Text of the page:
Zephyros Farm and Garden has always sought diversity and quality in its organic production. When Daphne and I started this farm 13 years ago, like many young couples starting out, we wanted it all; every vegetable under the sun, flowers, sheep, goats, chickens, turkeys, children, worms, compost, and a life for ourselves. After many years and struggles, we came to focus on a niche that made it possible to make a living and have a life with our kids. Years of practice brought us to the thing we do really well: growing flowers.
At Zephyros, we grow more than 1,000 different varieties of flowers. When you grow 99 different dahlias, it is easy to reach these numbers. Passion helps, too. We still grow a couple of acres of vegetables. We only have eight chickens though, just enough for eggs for ourselves. Oh, and we have a few goats.
When we expanded our flower operation, we realized that we had outgrown the farmers’ markets appetite for the quantity of flowers we could grow. So we started doing weddings. Then we started to sell to florists. We became immersed in the movement of flower growers across the country. We became early participants in the Slow Flowers movement. When we first started out, people thought about what went in their bellies, but not much about what adorned their tables.
We have taken it a step further by being certified organic. Today, 80 percent of the flowers you see in a store, a florist shop, or a hotel are from another country and are not organic. We are part of a growing movement that has not only localized the production of flowers, but is also increasingly organic. This is important not because you eat the flowers, but because growing organically is good for the planet, for people who work in the fields and the greenhouses, and for florists. It’s also awfully nice to know that the bouquet on your table is not coated with pesticides.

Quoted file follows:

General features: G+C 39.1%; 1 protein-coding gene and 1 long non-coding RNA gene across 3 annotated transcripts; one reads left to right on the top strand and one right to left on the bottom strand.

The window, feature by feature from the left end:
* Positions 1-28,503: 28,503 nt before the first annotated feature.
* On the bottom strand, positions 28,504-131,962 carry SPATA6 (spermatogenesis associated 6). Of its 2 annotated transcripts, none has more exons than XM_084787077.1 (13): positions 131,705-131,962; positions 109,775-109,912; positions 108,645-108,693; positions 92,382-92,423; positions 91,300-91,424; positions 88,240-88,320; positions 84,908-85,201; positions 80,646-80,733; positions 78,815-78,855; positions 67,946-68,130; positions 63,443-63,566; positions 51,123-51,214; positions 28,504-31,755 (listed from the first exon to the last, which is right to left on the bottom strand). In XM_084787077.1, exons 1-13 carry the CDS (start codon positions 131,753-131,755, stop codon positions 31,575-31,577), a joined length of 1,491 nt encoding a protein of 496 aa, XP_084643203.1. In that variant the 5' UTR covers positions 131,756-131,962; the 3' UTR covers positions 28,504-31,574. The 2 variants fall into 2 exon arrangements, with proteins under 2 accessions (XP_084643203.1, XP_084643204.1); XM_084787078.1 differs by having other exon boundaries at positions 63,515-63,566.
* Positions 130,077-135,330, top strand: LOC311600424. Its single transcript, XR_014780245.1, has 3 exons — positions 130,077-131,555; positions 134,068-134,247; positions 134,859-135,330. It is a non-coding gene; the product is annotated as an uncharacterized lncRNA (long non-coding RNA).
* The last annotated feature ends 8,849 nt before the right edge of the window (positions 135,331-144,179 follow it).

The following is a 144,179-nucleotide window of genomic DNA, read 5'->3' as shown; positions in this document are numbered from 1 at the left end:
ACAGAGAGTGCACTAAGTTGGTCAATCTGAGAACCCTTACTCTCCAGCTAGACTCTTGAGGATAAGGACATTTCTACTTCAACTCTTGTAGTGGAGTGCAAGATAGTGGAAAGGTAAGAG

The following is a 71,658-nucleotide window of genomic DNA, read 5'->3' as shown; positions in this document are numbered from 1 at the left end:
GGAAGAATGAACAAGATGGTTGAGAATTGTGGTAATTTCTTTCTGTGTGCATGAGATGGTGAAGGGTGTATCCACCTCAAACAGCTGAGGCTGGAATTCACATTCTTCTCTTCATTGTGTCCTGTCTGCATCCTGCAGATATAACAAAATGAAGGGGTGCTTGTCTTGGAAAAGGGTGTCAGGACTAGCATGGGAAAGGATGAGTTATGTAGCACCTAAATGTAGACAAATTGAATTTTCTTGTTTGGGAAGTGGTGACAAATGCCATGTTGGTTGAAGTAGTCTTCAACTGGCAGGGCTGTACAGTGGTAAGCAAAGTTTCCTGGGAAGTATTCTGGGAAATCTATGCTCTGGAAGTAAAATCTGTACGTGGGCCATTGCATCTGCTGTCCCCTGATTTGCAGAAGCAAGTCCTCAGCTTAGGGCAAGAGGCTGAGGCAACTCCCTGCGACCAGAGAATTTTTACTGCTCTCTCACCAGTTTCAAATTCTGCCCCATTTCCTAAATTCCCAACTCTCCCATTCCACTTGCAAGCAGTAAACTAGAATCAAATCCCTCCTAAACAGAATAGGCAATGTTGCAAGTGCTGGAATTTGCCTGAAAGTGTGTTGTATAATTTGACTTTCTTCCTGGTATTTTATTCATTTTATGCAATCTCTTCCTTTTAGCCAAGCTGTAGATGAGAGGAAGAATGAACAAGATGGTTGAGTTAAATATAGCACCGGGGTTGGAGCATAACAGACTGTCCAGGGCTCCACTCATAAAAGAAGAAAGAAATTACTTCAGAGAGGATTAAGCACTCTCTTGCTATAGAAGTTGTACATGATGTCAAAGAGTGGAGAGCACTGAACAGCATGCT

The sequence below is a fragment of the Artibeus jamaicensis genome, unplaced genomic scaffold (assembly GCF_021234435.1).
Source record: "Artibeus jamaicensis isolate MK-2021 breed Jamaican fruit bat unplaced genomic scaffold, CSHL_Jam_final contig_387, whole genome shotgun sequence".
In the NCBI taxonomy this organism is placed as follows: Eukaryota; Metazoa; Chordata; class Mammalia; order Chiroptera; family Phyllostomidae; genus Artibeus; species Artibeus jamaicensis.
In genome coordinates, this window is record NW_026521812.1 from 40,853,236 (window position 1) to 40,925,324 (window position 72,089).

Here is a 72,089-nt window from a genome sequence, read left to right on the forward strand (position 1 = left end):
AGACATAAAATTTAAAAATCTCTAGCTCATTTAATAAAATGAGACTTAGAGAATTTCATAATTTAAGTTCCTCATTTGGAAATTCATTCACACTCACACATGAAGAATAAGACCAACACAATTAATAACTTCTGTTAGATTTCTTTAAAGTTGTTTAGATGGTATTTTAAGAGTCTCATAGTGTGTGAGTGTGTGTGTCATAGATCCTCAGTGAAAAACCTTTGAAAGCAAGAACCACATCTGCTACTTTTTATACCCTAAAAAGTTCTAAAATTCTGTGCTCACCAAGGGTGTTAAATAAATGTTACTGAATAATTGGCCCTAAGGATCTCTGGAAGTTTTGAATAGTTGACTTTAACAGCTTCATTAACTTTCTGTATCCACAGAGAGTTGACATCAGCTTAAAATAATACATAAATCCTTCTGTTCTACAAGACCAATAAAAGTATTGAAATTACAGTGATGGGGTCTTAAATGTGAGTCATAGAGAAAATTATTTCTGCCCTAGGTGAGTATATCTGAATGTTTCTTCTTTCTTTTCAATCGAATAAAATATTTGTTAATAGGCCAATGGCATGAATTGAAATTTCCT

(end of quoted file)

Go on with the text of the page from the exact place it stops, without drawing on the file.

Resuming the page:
We started getting more and more orders from our florists, not because our flowers are organic, but because they were local—that is, not “jet fresh” from Ecuador. We can grow a lot of flowers that a producer thousands of miles away cannot get to market alive.
As we grew, we had a hard time delivering all the orders in our Honda Pilot. Our farmers’ market trailer could hold a lot, but it was hard to drive down tight alleyways and maneuver into the parking lots where the florists and our private clients have their businesses and homes. Also, the flowers would arrive quite hot, which they do not like. If we wore sweaters and hats, the Honda A/C did an okay job, but we needed something else.
After local banks scoffed at us and loans for a new truck seemed way too expensive, we heard about the 2Forks Club, a local Slow Money investment club. We sent a proposal to have them help us buy a used refrigerated truck. They gave us a $23,500 zero-percent loan, which we are paying back over a few-year period.
The part that amazes me to this day is the degree to which the members of 2Forks worked with us to customize the loan for our benefit. For example, they said, “You are not asking for enough to get a good truck,” so they gave us more than we were originally asking for. “This is not how a bank works!” we thought. If that wasn’t enough, they also looked at our cash flow and structured a bit more time to pay the loan back, with some discretion built in. They understood that we are not selling widgets, that we are dealing with Mother Nature and biology and many variables not in our control, such as late frosts, early heat, hot winds, and the like.
The 2Forks loan has allowed us to load our truck full of flowers that stay fresh, so now we throw on extra flowers and invite florists onto the truck. They usually cannot resist buying more. If we do not sell them all, they stay cold and we can sell them through our other market channels.
It has been a fast season, with temperatures in the high 90s much earlier than other years, so flowers are blooming quickly. It has been a great peony season. This is why we are diverse: one flower does well, while another does not. We are well underway in our repayment to 2Forks, and they have been actively making other loans. Access to capital is the bane of the small farm, given all the risks and slim profit margins. So loans from 2Forks feel like a cool breeze in summer.